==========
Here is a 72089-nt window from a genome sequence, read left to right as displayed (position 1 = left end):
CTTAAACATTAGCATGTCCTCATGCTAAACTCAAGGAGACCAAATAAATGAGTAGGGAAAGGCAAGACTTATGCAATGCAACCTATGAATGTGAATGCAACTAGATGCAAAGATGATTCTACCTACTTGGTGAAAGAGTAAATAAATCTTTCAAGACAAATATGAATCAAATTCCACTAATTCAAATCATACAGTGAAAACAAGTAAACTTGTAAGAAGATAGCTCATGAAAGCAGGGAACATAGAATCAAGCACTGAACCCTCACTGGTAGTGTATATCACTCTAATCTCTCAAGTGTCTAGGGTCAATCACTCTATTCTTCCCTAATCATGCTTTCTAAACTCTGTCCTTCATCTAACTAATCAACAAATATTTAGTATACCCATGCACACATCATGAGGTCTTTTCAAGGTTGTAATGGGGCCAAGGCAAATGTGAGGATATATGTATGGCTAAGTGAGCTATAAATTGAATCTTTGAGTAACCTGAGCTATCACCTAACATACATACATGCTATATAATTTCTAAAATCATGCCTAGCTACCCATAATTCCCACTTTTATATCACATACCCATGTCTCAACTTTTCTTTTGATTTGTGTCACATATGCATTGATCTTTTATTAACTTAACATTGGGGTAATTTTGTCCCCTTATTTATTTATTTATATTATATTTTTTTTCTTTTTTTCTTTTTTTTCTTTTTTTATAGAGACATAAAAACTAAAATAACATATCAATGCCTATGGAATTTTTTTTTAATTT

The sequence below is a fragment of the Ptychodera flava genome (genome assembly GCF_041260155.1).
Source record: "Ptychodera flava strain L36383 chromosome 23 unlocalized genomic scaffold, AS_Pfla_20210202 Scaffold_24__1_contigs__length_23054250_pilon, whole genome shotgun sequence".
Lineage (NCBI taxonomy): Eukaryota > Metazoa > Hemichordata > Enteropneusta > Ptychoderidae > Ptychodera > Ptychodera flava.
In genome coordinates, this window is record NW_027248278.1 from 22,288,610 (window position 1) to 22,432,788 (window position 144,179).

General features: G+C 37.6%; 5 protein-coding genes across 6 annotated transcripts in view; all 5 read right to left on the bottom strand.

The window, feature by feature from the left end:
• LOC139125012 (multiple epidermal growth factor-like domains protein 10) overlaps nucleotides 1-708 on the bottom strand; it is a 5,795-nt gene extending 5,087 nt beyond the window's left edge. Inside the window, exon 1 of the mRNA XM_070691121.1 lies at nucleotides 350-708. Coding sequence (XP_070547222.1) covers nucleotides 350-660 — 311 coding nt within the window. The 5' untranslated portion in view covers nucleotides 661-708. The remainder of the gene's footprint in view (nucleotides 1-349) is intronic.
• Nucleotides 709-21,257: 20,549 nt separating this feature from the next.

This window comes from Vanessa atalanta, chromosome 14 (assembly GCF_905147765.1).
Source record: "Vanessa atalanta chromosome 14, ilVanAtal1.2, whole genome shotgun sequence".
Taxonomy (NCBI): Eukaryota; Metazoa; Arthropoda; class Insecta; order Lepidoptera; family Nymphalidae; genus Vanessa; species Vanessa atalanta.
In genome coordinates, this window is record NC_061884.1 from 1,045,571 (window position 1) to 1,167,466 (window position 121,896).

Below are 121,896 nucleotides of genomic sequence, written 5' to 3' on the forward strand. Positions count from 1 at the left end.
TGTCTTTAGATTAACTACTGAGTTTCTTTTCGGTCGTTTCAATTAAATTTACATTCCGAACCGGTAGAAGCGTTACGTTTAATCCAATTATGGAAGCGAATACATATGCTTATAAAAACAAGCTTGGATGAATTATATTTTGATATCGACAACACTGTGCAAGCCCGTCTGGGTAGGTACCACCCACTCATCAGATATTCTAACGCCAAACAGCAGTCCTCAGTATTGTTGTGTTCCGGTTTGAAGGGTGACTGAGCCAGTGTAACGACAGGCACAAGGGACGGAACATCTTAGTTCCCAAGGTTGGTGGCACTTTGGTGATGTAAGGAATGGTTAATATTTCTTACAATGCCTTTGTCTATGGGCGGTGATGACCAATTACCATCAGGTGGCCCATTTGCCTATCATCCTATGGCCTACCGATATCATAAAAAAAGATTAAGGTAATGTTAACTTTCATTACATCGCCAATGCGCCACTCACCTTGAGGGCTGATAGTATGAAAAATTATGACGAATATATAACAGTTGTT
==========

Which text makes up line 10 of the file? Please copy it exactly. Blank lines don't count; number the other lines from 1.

• Nucleotides 709-21,257: 20,549 nt separating this feature from the next.